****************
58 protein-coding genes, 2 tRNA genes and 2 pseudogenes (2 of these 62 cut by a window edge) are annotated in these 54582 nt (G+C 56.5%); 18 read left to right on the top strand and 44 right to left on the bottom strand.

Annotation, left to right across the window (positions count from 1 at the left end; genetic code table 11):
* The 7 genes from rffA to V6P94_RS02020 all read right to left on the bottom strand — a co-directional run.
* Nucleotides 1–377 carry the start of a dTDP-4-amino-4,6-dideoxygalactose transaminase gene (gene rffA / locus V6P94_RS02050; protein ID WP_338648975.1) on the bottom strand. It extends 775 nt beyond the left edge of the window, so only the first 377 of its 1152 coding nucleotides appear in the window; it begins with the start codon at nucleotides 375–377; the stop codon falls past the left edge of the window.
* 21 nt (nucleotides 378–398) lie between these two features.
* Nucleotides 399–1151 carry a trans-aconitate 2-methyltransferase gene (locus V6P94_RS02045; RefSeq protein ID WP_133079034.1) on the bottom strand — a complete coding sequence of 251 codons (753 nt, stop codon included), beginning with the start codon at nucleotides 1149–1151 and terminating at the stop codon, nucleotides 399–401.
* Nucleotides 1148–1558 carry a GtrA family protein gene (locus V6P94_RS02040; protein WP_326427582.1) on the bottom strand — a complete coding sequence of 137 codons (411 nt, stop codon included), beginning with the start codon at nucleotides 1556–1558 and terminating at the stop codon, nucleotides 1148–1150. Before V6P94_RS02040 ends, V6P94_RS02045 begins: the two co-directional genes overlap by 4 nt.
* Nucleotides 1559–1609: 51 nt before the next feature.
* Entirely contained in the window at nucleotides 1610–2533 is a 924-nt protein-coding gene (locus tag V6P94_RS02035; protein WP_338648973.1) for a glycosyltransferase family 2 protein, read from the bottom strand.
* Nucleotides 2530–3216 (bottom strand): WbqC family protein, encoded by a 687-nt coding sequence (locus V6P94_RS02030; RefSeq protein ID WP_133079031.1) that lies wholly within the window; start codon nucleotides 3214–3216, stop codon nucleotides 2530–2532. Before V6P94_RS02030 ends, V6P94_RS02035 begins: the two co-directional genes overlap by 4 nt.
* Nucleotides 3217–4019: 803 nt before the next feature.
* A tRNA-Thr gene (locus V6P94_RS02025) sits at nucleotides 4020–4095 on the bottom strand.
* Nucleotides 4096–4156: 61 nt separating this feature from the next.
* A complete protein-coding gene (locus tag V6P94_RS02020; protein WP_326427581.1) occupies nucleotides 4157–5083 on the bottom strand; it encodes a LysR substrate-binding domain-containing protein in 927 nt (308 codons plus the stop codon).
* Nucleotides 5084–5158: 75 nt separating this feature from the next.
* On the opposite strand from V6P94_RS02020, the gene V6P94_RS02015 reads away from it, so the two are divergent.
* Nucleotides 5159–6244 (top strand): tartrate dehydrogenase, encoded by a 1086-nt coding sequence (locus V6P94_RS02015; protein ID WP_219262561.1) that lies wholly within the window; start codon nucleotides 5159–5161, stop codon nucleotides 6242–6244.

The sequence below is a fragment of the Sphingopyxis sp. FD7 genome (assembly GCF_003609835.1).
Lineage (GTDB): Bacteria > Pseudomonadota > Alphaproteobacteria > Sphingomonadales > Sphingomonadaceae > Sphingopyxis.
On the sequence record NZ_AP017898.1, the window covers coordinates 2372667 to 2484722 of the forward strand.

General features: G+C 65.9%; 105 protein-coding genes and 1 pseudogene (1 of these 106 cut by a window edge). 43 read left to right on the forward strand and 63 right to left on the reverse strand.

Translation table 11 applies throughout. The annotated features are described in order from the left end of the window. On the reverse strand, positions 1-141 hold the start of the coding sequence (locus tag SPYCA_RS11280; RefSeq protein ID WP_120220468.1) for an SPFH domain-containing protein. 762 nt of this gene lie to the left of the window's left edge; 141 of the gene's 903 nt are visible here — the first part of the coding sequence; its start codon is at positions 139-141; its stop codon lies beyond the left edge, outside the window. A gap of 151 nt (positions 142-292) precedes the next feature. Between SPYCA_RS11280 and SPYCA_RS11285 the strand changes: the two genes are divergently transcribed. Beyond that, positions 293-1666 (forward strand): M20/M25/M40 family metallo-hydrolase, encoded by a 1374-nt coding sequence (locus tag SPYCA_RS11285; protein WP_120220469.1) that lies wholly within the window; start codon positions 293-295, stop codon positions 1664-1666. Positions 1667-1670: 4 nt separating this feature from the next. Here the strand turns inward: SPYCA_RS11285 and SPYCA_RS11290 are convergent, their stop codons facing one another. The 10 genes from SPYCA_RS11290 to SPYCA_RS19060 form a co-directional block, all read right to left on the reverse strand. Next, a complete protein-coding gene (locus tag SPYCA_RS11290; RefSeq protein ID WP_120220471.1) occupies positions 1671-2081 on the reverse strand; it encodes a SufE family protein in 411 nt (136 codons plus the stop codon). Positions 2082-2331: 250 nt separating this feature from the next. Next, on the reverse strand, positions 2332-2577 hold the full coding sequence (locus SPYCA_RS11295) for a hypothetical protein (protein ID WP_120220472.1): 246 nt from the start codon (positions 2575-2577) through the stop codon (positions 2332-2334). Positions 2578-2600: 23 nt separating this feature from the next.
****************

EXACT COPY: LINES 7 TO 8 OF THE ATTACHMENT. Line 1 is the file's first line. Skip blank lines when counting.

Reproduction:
* Nucleotides 1148–1558 carry a GtrA family protein gene (locus V6P94_RS02040; protein WP_326427582.1) on the bottom strand — a complete coding sequence of 137 codons (411 nt, stop codon included), beginning with the start codon at nucleotides 1556–1558 and terminating at the stop codon, nucleotides 1148–1150. Before V6P94_RS02040 ends, V6P94_RS02045 begins: the two co-directional genes overlap by 4 nt.
* Nucleotides 1559–1609: 51 nt before the next feature.